"I—" Her voice cracked, and she swallowed. "I was in the bath," she said breathily. He could hear the hysteria start to take hold, and she clutched at his arm, her nails digging in. He held her tighter. "There were Aurors, and I was h-hiding, and—and—"
"Whoa," he said, interrupting her incoherent mumbling. "What Aurors?"
"Looking for Rosier," she said, her eyes a bit vacant, glassy with shock. "Someone must have tipped them off. And if Rosier's father got wind of it, he'd panic, want a search conducted. He's bribed half the Ministry. Generously. They wouldn't be able to say no."
"Okay, so the timeline was a little more advanced than we figured," Draco said, rationalizing everything in his head. "But we're still prepared."
"Not prepared for them to start searching the castle," she said sullenly. "Or for them to hit the Head Boy's quarters first thing. While I was naked, in the fucking bath." She gritted her teeth. "So I sank under the water, but knew that they would do a revealing spell. And as I started to panic and run out of breath, I was gone. And in a split second, I was here." She shivered.
"Fawkes again," he said, awed. "Except this time, he saved you from a world of hurt." He paused. "You apparated, Hermione," he said, incredulously. "Within Hogwarts. Nobody can do that."
"Dumbledore can," she bit back.
"Not without the physical manifestation of Fawkes there to carry him away," he insisted. "But you've got a phoenix inside of you. And his power has become yours." He smiled at her. "This is a good thing. It's an incredible gift, and one that can help keep you safe."
"It's a scary thing," she answered, her voice tinny and small. Like a wet, shivery kitten caught out in the cold. She didn't often get like this.
"Yes," he said. "It's overwhelming. And painful, I imagine."
"Very," she said with a frown. "But it's literally a split second, and then it feels nice. Warm. Not like it was when we came through space-time, which was bloody awful."
Knock, knock, knock.
Hermione froze. "They've come to search the room," she whispered. Her eyes sharpened, and she stood fluidly, fear and adrenaline shoving the shock away. "I don't have my wand."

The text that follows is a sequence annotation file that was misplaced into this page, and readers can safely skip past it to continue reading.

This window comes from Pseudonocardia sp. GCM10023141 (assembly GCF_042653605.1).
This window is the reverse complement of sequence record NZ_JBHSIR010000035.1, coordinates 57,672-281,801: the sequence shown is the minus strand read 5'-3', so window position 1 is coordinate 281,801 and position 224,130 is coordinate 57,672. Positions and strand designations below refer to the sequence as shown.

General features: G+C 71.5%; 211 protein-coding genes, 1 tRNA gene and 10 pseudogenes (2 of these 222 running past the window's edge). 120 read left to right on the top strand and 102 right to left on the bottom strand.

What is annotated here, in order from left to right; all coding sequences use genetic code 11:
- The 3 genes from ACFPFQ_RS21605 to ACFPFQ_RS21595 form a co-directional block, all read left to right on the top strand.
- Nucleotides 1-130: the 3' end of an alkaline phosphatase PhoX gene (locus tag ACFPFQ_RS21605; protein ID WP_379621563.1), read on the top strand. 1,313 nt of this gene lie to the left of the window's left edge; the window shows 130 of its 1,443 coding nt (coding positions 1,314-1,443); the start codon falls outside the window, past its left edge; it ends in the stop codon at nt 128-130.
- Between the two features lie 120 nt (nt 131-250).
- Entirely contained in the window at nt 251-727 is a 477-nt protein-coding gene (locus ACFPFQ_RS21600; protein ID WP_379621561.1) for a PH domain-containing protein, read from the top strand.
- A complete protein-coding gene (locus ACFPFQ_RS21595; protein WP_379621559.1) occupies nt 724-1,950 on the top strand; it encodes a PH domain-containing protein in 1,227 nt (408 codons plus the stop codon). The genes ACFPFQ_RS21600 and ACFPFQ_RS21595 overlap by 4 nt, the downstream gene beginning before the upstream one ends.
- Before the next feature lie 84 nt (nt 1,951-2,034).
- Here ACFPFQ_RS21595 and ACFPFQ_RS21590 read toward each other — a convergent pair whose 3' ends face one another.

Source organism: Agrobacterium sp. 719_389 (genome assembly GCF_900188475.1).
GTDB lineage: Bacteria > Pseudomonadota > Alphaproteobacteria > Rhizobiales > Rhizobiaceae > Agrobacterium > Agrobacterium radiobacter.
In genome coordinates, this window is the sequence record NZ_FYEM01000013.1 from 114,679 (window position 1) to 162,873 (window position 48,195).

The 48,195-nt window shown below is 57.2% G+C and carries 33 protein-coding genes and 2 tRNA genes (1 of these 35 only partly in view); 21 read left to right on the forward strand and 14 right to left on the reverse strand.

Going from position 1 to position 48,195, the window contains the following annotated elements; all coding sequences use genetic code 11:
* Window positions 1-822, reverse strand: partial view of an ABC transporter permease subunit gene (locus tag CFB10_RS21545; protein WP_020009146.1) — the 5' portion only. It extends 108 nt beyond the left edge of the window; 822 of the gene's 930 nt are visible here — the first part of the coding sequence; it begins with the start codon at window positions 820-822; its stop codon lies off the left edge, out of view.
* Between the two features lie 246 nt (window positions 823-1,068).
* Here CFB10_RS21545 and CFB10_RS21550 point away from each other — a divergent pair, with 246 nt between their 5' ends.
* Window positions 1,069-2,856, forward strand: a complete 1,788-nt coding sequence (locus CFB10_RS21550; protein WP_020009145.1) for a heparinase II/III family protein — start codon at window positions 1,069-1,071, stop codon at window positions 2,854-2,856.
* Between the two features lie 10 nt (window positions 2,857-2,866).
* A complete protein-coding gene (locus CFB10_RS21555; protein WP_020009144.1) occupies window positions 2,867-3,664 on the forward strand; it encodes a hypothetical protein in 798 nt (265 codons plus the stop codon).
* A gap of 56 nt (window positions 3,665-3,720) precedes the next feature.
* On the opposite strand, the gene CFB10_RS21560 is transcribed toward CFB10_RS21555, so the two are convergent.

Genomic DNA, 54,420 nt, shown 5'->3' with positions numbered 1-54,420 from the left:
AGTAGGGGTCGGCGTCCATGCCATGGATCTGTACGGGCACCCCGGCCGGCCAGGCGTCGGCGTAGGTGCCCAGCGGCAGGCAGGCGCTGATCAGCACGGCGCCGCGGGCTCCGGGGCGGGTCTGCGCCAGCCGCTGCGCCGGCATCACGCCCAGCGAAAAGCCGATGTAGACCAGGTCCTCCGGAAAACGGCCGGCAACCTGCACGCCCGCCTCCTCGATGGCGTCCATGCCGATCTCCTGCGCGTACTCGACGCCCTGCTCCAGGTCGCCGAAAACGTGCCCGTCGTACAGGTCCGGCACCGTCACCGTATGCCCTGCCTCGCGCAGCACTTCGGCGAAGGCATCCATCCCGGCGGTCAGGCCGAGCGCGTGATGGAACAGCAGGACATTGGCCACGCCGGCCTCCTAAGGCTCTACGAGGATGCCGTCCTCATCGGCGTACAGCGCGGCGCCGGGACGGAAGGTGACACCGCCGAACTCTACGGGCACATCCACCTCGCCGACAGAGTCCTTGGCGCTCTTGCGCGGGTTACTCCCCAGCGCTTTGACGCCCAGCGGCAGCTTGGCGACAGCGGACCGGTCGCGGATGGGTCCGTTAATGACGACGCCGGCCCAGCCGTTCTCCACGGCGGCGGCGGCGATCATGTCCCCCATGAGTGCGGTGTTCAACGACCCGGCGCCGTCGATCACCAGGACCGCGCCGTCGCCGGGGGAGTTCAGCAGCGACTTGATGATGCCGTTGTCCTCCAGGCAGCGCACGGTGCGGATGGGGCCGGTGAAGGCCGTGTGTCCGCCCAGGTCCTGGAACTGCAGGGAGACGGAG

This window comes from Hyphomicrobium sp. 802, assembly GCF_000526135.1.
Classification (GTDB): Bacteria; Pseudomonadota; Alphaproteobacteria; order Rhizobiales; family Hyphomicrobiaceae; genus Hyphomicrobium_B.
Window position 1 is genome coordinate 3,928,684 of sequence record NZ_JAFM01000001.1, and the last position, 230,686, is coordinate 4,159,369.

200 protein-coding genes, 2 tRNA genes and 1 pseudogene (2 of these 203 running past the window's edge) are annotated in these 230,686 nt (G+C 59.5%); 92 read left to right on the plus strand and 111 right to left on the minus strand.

"What?" he hissed.
"Didn't exactly have time to grab it when I was ripped through space and dumped unceremoniously in your room!" she hissed back. She opened his drawer, grabbed one of the robes that she'd left. She threw off the blanket and swung the terry garment around her shoulders.
"Mister Mallery, it's Damien Diggle, from the DMLE."
She gaped. "How did he get here so fast?" She shook her head, as to rid it of cobwebs. "Doesn't matter. Open the door."
Satisfied that she was appropriately covered, and glad that she was not as heavily cloaked with Dark magic, he opened the door.
"Mister Mallery," Diggle said, stepping inside as Draco gestured him in. He saw two more Aurors walk past, saw another stop to open a broom closet. "And…Miss Granger, what a surprise." His eyebrows winged up.
"I was dreadfully ill last night, after the party," she said, inclining her head to him respectfully before sitting casually down in an armchair. She crossed her legs in a manner that was completely intentional, but looked anything but. "I didn't want to stress my roommates out. It was easier to come here, to rest." She stopped, seeming to know that too much information would only serve to ignite suspicion in his mind. She drew her eyebrows down in carefully faked consternation. "What brings you here, Damien?"
Draco smiled internally at her use of Diggle's first name. He imagined that it might make the sharp-eyed Auror uncomfortable, as he was one of those "strictly professional" types, but also knew that, used by a pretty, powerful (and rather famous, by now) woman such as Hermione, it might serve to endear her to him. And while Diggle was a capable, levelheaded individual, he was still rather young, and Hermione was…compelling, to say the least. Not many were immune to that gaze.
He saw the slight softening around the young Auror's eyes, saw awareness flicker in those brown orbs. The first time Diggle had met Hermione, she'd been covered in bruises and blood, and he was fully aware that she had just killed two men, brutally and without remorse. He'd become acquainted with Hermione Granger: the soldier. Now, with her skin flushed and covered only with a bathrobe, her messy hair falling out of its lazily constructed bun, and her eyes sleepy and focused solely on the handsome Auror, Draco imagined that Damien Diggle had just become fully aware of Hermione Granger: the woman.
He swelled with arrogant pride. He had turned her into such a good Slytherin. The Golden Girl from Gryffindor house had turned steadily more silver over the years. Such subtle manipulation! She was incredible. His mother would be misty-eyed.
Damien cleared his throat. "Gavin Rosier has gone missing," he said, his eyes sliding between them. "Do either of you have any idea as to his whereabouts?"
They both frowned and looked at each other, as if thinking. "I saw him at the ball last night," she said. Then she shrugged. "I don't have much more than that, I'm afraid. Rosier and I don't associate."
"But you're known to associate with others in the Slytherin house," Diggle pushed.